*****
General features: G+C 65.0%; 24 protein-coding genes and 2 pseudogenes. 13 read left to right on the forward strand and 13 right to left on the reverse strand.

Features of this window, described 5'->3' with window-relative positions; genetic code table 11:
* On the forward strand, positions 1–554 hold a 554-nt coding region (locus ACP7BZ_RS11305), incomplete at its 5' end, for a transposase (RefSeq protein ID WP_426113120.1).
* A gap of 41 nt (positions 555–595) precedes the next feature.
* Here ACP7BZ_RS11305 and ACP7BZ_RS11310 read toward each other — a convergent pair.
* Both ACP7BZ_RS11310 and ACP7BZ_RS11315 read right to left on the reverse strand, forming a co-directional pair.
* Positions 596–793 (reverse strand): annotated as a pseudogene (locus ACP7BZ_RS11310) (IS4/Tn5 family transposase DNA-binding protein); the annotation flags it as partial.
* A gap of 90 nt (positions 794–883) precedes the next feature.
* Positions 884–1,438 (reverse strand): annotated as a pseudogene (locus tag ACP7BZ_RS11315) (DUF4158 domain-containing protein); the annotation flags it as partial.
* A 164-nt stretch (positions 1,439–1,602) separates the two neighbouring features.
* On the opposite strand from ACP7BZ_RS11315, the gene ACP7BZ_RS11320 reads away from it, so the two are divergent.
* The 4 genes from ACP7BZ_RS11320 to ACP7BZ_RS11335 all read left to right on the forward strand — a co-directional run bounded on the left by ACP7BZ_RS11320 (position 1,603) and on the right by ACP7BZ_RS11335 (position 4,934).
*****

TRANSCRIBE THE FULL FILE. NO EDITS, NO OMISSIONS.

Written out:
General features: G+C 65.0%; 24 protein-coding genes and 2 pseudogenes. 13 read left to right on the forward strand and 13 right to left on the reverse strand.

Features of this window, described 5'->3' with window-relative positions; genetic code table 11:
* On the forward strand, positions 1–554 hold a 554-nt coding region (locus ACP7BZ_RS11305), incomplete at its 5' end, for a transposase (RefSeq protein ID WP_426113120.1).
* A gap of 41 nt (positions 555–595) precedes the next feature.
* Here ACP7BZ_RS11305 and ACP7BZ_RS11310 read toward each other — a convergent pair.
* Both ACP7BZ_RS11310 and ACP7BZ_RS11315 read right to left on the reverse strand, forming a co-directional pair.
* Positions 596–793 (reverse strand): annotated as a pseudogene (locus ACP7BZ_RS11310) (IS4/Tn5 family transposase DNA-binding protein); the annotation flags it as partial.
* A gap of 90 nt (positions 794–883) precedes the next feature.
* Positions 884–1,438 (reverse strand): annotated as a pseudogene (locus tag ACP7BZ_RS11315) (DUF4158 domain-containing protein); the annotation flags it as partial.
* A 164-nt stretch (positions 1,439–1,602) separates the two neighbouring features.
* On the opposite strand from ACP7BZ_RS11315, the gene ACP7BZ_RS11320 reads away from it, so the two are divergent.
* The 4 genes from ACP7BZ_RS11320 to ACP7BZ_RS11335 all read left to right on the forward strand — a co-directional run bounded on the left by ACP7BZ_RS11320 (position 1,603) and on the right by ACP7BZ_RS11335 (position 4,934).